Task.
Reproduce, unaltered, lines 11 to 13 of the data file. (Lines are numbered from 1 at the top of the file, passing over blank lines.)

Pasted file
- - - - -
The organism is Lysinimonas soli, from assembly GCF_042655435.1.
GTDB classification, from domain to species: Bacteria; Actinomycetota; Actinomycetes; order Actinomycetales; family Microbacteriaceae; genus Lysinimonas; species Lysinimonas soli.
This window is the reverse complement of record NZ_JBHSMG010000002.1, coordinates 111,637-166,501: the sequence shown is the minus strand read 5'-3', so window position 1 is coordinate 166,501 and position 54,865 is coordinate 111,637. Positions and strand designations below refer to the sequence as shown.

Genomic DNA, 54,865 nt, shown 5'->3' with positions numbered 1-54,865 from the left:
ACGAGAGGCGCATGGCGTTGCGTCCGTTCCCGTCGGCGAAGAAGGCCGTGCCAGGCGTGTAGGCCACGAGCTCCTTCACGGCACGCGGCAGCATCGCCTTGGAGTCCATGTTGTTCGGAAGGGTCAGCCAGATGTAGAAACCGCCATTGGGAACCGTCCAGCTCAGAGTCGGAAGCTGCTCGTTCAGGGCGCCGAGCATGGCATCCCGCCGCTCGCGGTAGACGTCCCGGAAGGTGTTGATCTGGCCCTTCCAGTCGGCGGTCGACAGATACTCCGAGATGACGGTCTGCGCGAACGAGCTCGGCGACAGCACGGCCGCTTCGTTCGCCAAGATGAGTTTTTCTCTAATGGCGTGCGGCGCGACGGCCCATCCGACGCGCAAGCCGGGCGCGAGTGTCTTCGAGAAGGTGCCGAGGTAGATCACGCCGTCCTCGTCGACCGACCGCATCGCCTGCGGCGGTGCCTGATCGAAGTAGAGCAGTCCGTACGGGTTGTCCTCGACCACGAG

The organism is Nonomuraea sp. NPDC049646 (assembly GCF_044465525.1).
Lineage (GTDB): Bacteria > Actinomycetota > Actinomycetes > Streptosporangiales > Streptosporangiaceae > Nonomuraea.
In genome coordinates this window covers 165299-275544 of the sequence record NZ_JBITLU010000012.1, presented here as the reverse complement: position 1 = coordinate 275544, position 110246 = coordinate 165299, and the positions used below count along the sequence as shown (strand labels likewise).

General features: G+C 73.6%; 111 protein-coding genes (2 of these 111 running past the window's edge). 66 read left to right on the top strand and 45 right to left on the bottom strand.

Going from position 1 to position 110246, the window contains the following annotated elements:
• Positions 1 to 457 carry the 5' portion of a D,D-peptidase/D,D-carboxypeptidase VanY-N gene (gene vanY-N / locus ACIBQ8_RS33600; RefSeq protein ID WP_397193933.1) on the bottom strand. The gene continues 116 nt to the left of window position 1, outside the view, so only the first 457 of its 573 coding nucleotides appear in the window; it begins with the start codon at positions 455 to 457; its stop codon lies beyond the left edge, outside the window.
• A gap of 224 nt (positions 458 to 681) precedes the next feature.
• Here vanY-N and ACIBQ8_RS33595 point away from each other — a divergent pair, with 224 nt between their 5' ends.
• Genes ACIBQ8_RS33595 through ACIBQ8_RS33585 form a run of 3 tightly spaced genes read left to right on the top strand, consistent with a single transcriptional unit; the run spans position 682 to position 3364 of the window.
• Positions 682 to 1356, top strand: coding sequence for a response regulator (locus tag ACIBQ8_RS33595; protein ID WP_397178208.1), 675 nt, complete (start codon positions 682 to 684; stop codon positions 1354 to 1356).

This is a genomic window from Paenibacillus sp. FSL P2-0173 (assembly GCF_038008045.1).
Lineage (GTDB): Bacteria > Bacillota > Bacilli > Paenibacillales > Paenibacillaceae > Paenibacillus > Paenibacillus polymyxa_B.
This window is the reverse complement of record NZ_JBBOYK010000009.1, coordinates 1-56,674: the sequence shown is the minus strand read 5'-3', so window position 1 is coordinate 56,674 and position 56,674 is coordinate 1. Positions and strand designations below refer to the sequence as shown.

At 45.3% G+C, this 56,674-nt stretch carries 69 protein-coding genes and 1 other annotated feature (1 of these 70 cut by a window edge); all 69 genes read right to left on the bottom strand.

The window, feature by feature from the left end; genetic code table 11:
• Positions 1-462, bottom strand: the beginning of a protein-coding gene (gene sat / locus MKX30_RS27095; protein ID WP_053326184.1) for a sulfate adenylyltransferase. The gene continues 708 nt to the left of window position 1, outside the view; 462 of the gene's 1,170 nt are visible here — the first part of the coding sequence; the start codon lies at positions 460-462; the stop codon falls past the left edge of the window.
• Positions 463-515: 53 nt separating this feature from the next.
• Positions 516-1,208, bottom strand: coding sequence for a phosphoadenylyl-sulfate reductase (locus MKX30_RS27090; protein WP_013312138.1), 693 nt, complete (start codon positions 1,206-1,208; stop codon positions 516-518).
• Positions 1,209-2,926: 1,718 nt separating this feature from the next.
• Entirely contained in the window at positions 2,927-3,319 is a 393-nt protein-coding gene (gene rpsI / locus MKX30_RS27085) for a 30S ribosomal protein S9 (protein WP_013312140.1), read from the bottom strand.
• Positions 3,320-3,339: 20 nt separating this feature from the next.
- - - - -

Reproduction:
• Positions 1 to 457 carry the 5' portion of a D,D-peptidase/D,D-carboxypeptidase VanY-N gene (gene vanY-N / locus ACIBQ8_RS33600; RefSeq protein ID WP_397193933.1) on the bottom strand. The gene continues 116 nt to the left of window position 1, outside the view, so only the first 457 of its 573 coding nucleotides appear in the window; it begins with the start codon at positions 455 to 457; its stop codon lies beyond the left edge, outside the window.
• A gap of 224 nt (positions 458 to 681) precedes the next feature.
• Here vanY-N and ACIBQ8_RS33595 point away from each other — a divergent pair, with 224 nt between their 5' ends.